In this paper, integrated approaches are seen as instruments that can bring about changes in the multiple domains necessary to achieve the desired long-term transformation. Thus "integrated projects or programs" are understood to consider causes across the environment and different realms of human activity, and to generate benefits in two or more GEF focal areas, as well as social and economic benefits. Given the multiple factors, interconnections involved and complexity of CC, and the processes related to Ch&W, the central conclusion of this review is that systems thinking can be used to derive key principles to guide the development and implementation of integrated projects that contribute to transformation at scale for both CC and Ch&W.
Strengthening Monitoring and Evaluation of Climate Change Adaptation
STAP and UNEP's Global Programme of Research on Climate Change Vulnerability, Impacts, and Adaptation initiated a process to assess the state of knowledge on the monitoring and evaluation (M&E) of climate change adaptation (CCA). This report reflects the synthesis of efforts over the past two years in that area, and draws from a wide base of knowledge regarding the current state of national and multilateral actions on adaptation, the outcomes of the Paris Agreement, and the needs and priorities of the GEF.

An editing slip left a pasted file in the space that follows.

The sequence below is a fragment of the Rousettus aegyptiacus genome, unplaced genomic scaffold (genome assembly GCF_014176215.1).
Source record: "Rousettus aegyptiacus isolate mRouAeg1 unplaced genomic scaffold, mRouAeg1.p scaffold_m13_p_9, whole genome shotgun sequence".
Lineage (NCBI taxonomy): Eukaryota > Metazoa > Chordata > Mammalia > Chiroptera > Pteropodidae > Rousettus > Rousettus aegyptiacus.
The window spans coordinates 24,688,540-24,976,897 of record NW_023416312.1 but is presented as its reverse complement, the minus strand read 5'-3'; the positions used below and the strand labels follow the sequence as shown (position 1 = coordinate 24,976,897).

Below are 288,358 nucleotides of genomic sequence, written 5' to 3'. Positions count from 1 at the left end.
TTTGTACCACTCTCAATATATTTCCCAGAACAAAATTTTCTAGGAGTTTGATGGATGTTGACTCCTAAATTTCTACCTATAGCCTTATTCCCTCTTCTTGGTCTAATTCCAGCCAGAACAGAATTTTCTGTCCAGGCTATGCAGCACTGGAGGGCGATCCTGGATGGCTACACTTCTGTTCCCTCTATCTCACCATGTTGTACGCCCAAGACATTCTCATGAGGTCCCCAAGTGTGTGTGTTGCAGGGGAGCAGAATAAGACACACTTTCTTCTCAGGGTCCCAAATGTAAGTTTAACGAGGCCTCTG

Governance Challenges, Gaps and Management Opportunities in Areas Beyond National Jurisdiction
This STAP information paper synthesizes the regulatory and legal frameworks of UNCLOS. It encourages the GEF to support actions that account for the diversity of ecosystem services that ABNJ provides to regulating the climate, maintaining and enhancing marine biodiversity, and supporting local livelihoods. Integrated spatial planning and other tools, or approaches, can help support future actions on ABNJ while strengthening governance arrangements that can address future risks and environmental challenges not aptly covered by current laws and institutional policies.